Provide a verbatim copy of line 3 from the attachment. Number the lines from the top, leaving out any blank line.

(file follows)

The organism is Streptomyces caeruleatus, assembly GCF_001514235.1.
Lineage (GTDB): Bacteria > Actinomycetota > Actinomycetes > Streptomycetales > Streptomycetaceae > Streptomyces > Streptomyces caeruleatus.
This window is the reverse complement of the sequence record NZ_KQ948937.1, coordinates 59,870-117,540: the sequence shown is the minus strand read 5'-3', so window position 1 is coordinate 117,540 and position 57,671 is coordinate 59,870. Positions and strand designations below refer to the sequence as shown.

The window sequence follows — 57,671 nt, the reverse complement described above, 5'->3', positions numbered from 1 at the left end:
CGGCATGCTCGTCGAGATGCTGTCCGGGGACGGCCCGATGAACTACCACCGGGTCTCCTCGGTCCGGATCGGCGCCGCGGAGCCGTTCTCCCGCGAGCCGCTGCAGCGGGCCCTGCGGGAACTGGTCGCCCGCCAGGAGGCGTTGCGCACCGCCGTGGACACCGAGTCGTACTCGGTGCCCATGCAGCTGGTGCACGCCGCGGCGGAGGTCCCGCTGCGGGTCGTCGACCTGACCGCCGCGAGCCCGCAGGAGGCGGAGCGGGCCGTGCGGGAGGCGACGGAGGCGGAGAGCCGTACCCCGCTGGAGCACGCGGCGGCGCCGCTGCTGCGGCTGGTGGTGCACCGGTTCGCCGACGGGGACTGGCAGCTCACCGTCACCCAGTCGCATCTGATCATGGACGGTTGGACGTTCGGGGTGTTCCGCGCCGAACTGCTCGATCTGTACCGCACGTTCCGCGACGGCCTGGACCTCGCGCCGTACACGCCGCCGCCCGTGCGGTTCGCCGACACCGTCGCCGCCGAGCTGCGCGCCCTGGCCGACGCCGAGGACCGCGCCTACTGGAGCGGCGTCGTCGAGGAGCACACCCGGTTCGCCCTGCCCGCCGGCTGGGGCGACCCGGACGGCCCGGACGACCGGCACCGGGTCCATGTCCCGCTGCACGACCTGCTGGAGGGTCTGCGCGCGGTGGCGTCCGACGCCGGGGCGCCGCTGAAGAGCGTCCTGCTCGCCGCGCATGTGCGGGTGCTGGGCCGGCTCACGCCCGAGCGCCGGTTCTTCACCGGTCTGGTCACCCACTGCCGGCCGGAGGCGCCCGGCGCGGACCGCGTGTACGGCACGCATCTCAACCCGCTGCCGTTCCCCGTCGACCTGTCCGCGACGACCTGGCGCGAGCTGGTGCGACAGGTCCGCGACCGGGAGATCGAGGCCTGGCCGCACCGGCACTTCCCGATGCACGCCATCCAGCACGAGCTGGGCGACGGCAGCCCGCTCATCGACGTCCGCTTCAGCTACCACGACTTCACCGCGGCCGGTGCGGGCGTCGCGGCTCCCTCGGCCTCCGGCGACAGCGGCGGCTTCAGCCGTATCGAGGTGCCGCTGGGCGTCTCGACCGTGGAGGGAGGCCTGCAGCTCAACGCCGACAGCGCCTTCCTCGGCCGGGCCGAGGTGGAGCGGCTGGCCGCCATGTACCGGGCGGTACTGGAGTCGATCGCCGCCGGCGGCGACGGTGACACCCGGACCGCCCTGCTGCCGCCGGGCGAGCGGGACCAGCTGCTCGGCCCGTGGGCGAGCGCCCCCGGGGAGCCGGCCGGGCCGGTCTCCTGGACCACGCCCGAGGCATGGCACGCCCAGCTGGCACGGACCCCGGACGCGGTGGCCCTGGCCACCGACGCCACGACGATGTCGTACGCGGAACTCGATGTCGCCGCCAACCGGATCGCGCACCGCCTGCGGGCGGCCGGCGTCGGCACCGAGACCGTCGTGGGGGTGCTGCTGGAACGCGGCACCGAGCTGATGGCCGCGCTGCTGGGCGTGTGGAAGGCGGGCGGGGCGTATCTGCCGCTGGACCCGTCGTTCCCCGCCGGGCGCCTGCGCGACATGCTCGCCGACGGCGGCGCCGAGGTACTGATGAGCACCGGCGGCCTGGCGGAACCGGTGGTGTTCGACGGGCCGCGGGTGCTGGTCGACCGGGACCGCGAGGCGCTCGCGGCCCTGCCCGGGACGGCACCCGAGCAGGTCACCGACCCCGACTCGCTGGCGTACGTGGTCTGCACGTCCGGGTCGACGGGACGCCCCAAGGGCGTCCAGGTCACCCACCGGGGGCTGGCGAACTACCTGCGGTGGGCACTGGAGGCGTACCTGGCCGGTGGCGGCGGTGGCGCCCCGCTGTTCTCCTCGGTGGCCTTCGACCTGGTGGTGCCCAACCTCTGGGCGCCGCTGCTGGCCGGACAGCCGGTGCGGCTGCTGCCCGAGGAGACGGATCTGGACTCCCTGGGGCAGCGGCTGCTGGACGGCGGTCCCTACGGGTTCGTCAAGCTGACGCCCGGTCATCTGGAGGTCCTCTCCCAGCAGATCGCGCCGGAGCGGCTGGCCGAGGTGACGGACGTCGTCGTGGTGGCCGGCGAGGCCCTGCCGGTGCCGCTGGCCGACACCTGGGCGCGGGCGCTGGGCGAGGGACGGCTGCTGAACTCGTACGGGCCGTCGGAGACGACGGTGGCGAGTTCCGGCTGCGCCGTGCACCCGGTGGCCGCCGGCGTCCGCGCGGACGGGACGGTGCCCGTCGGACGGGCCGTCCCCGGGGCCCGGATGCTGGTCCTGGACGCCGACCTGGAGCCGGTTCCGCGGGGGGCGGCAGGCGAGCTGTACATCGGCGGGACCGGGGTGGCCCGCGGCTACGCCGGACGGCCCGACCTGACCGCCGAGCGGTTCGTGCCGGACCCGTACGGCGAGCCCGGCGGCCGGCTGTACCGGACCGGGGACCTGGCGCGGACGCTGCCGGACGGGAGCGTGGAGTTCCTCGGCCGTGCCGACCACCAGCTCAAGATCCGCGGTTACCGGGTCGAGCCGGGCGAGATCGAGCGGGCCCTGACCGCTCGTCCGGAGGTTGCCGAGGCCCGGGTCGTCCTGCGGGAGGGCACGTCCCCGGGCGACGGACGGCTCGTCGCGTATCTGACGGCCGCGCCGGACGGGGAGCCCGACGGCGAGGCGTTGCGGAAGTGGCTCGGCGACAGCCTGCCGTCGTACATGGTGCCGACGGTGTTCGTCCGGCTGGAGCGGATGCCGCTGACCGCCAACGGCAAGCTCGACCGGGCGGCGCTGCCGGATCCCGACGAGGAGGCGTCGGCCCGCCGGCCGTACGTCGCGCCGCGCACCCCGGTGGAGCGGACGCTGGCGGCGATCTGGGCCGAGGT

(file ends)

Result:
This window is the reverse complement of the sequence record NZ_KQ948937.1, coordinates 59,870-117,540: the sequence shown is the minus strand read 5'-3', so window position 1 is coordinate 117,540 and position 57,671 is coordinate 59,870. Positions and strand designations below refer to the sequence as shown.